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New York Appellate Court Determines Comparative Negligence Doctrine Should Have Been Considered, Court Orders New Trial


Every parent should take the time to educate their children on the proper way to interact with dogs that they do not know. It is never OK to approach a dog that they are not familiar with if the dog is cornered in an area that they cannot escape from. A dog can feel especially vulnerable if the dog is cornered at the end of a chain. Other factors can contribute to a dog becoming agitated. If there is a high emotional level around them, they are likely to feel threatened. A person should never yell or get rowdy in the presence of a dog that they are unfamiliar with. A frightened dog is one who is likely to bite.

Dog owners hold a particular responsibility when it comes to housing their dogs. It is generally considered a bad idea to use a chain to tie out a dog. This is because a chain does not prevent uneducated people from approaching the dog, teasing the dog, or giving the dog food items that are not healthy for it. Fencing is always a preferable alternative to housing your dog no matter what size the dog is. Interactions between dogs and people whom they are not familiar, should be closely supervised. Children need to be taught at an early age how to approach a strange dog. They need to follow the simple rules of not looking the dog directly in the eye, hold out their hand with the palm down away from the dog so that it does not look like a slap or strike it aimed at the dog, never back a dog into a corner, never take food away from a dog, never act excited around a strange dog, and never put your face up to any dog that you do not know!

Unfortunately, on July 18, 1985, a seventeen year old girl was crossing the back patio area of a neighbor to get her bicycle. As she went through the neighbor’s yard, she had to go past the neighbor’s dog who was chained in the back. She approached the dog and held her hand out for the dog to sniff and to demonstrate to the dog that she was friendly. There were several teenagers in the group of kids with the girl. One of the teens was the son of the owner of the dog. While the girl was petting the dog, the other teenagers began to shout and argue. The excitement level went up among the teenagers and the dog began to bark. The girl went down on her knees to pet the dog. When she started to stand up, the dog jumped up and bit her face. She sustained personal injuryrelated to this bite. She filed a lawsuit for the injuries that she suffered.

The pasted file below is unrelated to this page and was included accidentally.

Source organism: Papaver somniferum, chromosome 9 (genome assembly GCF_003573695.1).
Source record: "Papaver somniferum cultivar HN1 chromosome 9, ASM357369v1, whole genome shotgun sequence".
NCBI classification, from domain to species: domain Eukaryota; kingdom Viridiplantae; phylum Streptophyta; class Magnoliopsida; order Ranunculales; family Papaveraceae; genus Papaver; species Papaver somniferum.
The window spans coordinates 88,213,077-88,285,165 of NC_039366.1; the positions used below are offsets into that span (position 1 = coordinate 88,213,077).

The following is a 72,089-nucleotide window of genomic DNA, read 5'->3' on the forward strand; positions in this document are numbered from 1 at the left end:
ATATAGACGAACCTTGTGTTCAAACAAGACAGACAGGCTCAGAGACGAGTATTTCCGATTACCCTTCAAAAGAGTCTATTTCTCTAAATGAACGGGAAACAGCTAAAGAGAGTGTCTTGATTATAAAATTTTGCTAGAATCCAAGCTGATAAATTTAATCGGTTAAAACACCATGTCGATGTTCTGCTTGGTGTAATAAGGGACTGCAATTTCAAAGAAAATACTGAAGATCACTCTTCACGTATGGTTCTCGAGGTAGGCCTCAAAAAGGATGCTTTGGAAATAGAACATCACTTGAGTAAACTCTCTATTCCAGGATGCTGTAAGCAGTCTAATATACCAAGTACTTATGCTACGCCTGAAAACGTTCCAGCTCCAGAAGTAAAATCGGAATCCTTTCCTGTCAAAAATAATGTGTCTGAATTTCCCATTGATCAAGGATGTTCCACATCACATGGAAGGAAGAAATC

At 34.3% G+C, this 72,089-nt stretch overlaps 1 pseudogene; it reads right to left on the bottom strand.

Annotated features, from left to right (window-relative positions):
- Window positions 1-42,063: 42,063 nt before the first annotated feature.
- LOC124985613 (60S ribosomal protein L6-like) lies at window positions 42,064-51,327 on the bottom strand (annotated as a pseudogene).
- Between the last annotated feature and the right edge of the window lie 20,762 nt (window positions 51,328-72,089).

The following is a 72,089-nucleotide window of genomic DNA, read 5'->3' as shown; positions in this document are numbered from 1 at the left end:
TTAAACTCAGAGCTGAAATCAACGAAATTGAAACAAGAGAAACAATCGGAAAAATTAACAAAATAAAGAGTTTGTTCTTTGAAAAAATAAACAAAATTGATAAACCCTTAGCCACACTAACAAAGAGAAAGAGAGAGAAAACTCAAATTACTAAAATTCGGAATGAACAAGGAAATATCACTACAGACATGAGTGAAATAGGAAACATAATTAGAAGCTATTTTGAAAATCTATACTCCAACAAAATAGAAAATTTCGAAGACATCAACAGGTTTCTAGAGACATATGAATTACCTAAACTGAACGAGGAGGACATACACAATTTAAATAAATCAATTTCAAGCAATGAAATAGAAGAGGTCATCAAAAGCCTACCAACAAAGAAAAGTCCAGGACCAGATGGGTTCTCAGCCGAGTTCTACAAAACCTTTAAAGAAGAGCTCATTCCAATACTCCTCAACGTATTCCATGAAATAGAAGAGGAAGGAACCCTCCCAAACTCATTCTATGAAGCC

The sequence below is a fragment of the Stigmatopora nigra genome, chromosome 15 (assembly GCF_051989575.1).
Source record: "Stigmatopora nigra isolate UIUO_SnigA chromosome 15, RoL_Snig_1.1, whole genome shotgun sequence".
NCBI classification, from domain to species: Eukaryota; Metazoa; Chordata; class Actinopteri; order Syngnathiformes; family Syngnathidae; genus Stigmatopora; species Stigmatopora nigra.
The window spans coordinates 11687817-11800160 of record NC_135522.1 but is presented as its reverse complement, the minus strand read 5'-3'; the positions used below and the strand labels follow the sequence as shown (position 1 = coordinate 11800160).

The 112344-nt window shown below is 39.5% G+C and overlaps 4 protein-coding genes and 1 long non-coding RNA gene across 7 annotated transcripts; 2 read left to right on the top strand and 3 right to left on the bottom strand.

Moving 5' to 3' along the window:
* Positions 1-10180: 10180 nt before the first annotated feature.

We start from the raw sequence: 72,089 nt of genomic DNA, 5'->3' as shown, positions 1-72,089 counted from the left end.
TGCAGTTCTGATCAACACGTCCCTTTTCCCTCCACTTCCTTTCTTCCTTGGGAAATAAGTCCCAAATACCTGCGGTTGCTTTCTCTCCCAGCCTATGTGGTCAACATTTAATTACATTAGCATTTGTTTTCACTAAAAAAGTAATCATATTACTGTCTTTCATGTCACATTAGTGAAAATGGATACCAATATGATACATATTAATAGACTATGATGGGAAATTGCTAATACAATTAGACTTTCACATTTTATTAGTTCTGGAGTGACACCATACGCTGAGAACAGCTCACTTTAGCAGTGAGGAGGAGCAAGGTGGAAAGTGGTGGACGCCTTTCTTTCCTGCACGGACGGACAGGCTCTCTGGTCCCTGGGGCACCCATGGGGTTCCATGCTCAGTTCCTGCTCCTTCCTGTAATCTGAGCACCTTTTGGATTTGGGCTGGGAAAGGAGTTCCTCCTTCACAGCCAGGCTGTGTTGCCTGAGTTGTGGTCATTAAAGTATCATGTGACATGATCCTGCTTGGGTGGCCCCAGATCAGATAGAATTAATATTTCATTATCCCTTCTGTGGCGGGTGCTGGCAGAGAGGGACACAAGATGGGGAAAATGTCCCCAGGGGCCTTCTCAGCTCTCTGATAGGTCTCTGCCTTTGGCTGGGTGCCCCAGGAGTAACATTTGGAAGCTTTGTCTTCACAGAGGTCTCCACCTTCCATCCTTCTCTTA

At trial, the jury found that the girl deserved to be awarded a monetary sum of $150,000.00 as a result of the injury that she sustained. This reasoning was due to the fact that the dog had bitten before and that the owner of the dog had placed a beware of dog sign according to him, somewhere on the premises. The sign was not located near the dog. The chain was not sufficient to protect people from being bitten by him. The court further believed that the jury should have been instructed on the comparative negligence doctrine which would have taken into account the fact that the girl had approached a strange dog at face level while an altercation involving the owner’s son was active. The dog was barking and demonstrating agitation at the time of the bite and common sense would have indicated not approaching the dog. The Supreme Court on appeal of the decision determined that a new trial needed to be conducted with that instruction and the judgment as it stands was reversed.

At Stephen Bilkis & Associates, New York dog bite attorneys can review your case on its own merit. We have convenient offices throughout New York and the Metropolitan area. A New York personal injury lawyer can evaluate your case to determine the right course of action for you and your family.

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